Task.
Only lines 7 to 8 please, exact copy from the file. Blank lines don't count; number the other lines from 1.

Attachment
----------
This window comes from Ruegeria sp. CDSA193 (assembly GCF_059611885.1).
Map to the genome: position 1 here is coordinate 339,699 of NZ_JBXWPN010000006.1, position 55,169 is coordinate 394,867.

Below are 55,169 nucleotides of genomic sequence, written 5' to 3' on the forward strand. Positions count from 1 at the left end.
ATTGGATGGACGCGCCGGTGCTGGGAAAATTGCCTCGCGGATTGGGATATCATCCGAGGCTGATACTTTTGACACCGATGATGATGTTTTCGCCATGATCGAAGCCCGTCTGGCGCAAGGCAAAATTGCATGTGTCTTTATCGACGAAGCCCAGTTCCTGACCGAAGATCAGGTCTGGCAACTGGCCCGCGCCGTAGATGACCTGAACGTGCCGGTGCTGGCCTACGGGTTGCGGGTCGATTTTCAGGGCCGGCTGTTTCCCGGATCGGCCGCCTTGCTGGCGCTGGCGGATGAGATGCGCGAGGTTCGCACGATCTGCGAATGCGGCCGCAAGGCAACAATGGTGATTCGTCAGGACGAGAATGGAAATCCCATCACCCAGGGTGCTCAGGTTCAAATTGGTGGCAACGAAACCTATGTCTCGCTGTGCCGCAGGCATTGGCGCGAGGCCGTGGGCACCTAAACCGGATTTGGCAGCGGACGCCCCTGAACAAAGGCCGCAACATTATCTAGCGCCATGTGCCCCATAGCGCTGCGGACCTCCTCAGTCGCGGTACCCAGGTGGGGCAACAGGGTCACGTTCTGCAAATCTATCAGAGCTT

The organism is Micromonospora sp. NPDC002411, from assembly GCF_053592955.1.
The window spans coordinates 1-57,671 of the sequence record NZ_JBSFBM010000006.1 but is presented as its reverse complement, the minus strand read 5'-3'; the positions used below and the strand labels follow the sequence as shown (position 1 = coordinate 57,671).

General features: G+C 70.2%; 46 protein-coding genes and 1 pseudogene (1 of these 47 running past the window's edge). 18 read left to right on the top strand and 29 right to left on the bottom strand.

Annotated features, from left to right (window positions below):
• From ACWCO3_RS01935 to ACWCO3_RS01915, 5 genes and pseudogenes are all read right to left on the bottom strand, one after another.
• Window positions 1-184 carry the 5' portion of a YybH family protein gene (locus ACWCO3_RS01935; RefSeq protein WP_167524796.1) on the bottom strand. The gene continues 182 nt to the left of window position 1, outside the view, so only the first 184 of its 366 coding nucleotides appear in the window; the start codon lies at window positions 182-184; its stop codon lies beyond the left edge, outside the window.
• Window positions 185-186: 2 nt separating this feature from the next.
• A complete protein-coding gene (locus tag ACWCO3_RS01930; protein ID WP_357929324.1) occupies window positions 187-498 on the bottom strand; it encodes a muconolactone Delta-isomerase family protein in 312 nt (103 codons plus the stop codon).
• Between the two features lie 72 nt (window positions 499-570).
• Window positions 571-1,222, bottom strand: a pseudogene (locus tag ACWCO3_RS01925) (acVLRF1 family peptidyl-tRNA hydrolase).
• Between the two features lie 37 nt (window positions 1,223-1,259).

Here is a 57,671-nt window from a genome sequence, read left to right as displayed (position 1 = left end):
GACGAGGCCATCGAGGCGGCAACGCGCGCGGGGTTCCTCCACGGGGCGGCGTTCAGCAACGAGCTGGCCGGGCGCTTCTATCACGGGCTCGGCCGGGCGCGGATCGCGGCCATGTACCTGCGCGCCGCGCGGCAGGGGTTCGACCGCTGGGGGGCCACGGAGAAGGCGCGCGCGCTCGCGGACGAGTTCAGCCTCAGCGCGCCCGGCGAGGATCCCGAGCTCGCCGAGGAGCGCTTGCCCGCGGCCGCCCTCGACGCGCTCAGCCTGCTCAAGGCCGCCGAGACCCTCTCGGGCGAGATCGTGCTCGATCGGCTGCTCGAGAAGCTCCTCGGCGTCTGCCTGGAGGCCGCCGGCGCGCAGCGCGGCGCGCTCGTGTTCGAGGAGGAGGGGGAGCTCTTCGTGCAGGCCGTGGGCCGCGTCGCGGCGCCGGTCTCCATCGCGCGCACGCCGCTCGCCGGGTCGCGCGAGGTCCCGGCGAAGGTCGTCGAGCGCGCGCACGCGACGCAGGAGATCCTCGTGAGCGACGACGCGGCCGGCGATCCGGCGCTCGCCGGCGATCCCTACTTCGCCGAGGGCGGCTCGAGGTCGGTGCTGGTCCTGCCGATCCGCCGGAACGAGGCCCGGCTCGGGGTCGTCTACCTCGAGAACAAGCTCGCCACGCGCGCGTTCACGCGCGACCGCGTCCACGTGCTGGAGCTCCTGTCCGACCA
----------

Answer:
General features: G+C 70.2%; 46 protein-coding genes and 1 pseudogene (1 of these 47 running past the window's edge). 18 read left to right on the top strand and 29 right to left on the bottom strand.

Annotated features, from left to right (window positions below):